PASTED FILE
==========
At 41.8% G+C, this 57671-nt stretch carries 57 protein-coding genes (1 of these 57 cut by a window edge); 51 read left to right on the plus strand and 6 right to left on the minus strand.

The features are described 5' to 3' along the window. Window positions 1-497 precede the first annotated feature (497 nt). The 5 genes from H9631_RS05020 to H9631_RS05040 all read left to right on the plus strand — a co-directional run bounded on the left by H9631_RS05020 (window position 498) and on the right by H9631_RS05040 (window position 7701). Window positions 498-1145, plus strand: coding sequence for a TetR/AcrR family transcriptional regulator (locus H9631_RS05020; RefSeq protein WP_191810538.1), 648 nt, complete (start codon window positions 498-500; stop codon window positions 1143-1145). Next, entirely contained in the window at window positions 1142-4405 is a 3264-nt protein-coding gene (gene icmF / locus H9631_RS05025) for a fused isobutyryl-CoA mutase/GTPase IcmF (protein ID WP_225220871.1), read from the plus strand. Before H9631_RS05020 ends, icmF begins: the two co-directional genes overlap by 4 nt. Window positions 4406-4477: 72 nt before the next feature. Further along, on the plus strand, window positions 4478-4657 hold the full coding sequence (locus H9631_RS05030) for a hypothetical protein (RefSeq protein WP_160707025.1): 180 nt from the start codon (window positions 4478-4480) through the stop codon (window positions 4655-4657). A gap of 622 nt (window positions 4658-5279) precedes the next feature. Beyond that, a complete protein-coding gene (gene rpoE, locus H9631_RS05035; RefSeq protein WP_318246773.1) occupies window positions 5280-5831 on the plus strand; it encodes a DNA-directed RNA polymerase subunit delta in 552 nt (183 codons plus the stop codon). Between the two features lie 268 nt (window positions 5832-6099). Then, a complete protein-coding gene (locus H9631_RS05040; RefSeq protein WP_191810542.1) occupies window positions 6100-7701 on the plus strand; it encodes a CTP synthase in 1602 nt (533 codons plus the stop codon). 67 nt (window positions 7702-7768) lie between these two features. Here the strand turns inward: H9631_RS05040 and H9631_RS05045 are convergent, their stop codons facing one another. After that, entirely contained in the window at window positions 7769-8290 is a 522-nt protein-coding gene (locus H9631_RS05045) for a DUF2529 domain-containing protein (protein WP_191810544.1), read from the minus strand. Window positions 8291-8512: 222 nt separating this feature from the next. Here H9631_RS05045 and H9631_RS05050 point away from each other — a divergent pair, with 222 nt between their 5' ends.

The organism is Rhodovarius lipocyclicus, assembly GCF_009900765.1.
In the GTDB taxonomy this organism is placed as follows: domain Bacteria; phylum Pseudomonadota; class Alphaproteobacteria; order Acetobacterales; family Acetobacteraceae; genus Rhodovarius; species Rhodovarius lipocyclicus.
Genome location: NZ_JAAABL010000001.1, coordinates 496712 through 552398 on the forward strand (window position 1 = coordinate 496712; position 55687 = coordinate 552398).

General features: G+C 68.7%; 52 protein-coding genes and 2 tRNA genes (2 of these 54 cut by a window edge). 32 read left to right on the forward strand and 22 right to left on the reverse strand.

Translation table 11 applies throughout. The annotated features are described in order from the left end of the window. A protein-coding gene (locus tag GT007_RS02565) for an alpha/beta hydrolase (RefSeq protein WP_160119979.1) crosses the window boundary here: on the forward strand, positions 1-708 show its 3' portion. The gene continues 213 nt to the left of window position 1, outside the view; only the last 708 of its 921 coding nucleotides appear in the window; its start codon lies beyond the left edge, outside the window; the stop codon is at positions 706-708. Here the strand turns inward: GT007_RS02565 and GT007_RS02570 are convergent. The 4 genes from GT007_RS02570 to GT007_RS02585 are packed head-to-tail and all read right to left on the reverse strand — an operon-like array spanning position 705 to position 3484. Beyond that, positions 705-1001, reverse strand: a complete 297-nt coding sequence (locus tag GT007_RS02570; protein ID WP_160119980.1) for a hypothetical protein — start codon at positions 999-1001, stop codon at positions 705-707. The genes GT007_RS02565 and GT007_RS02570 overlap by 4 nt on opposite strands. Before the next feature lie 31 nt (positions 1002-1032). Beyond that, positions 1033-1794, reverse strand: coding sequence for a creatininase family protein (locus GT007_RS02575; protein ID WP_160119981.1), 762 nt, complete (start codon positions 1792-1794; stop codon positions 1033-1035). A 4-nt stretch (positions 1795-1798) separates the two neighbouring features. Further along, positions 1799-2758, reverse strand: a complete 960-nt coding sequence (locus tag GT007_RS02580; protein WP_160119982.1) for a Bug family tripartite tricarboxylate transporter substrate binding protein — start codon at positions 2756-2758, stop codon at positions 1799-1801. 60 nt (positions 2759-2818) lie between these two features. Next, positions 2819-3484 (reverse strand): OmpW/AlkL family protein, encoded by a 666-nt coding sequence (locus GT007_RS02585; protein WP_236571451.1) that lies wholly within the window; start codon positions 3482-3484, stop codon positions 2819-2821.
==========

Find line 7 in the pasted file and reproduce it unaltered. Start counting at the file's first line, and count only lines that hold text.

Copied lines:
Translation table 11 applies throughout. The annotated features are described in order from the left end of the window. A protein-coding gene (locus tag GT007_RS02565) for an alpha/beta hydrolase (RefSeq protein WP_160119979.1) crosses the window boundary here: on the forward strand, positions 1-708 show its 3' portion. The gene continues 213 nt to the left of window position 1, outside the view; only the last 708 of its 921 coding nucleotides appear in the window; its start codon lies beyond the left edge, outside the window; the stop codon is at positions 706-708. Here the strand turns inward: GT007_RS02565 and GT007_RS02570 are convergent. The 4 genes from GT007_RS02570 to GT007_RS02585 are packed head-to-tail and all read right to left on the reverse strand — an operon-like array spanning position 705 to position 3484. Beyond that, positions 705-1001, reverse strand: a complete 297-nt coding sequence (locus tag GT007_RS02570; protein ID WP_160119980.1) for a hypothetical protein — start codon at positions 999-1001, stop codon at positions 705-707. The genes GT007_RS02565 and GT007_RS02570 overlap by 4 nt on opposite strands. Before the next feature lie 31 nt (positions 1002-1032). Beyond that, positions 1033-1794, reverse strand: coding sequence for a creatininase family protein (locus GT007_RS02575; protein ID WP_160119981.1), 762 nt, complete (start codon positions 1792-1794; stop codon positions 1033-1035). A 4-nt stretch (positions 1795-1798) separates the two neighbouring features. Further along, positions 1799-2758, reverse strand: a complete 960-nt coding sequence (locus tag GT007_RS02580; protein WP_160119982.1) for a Bug family tripartite tricarboxylate transporter substrate binding protein — start codon at positions 2756-2758, stop codon at positions 1799-1801. 60 nt (positions 2759-2818) lie between these two features. Next, positions 2819-3484 (reverse strand): OmpW/AlkL family protein, encoded by a 666-nt coding sequence (locus GT007_RS02585; protein WP_236571451.1) that lies wholly within the window; start codon positions 3482-3484, stop codon positions 2819-2821.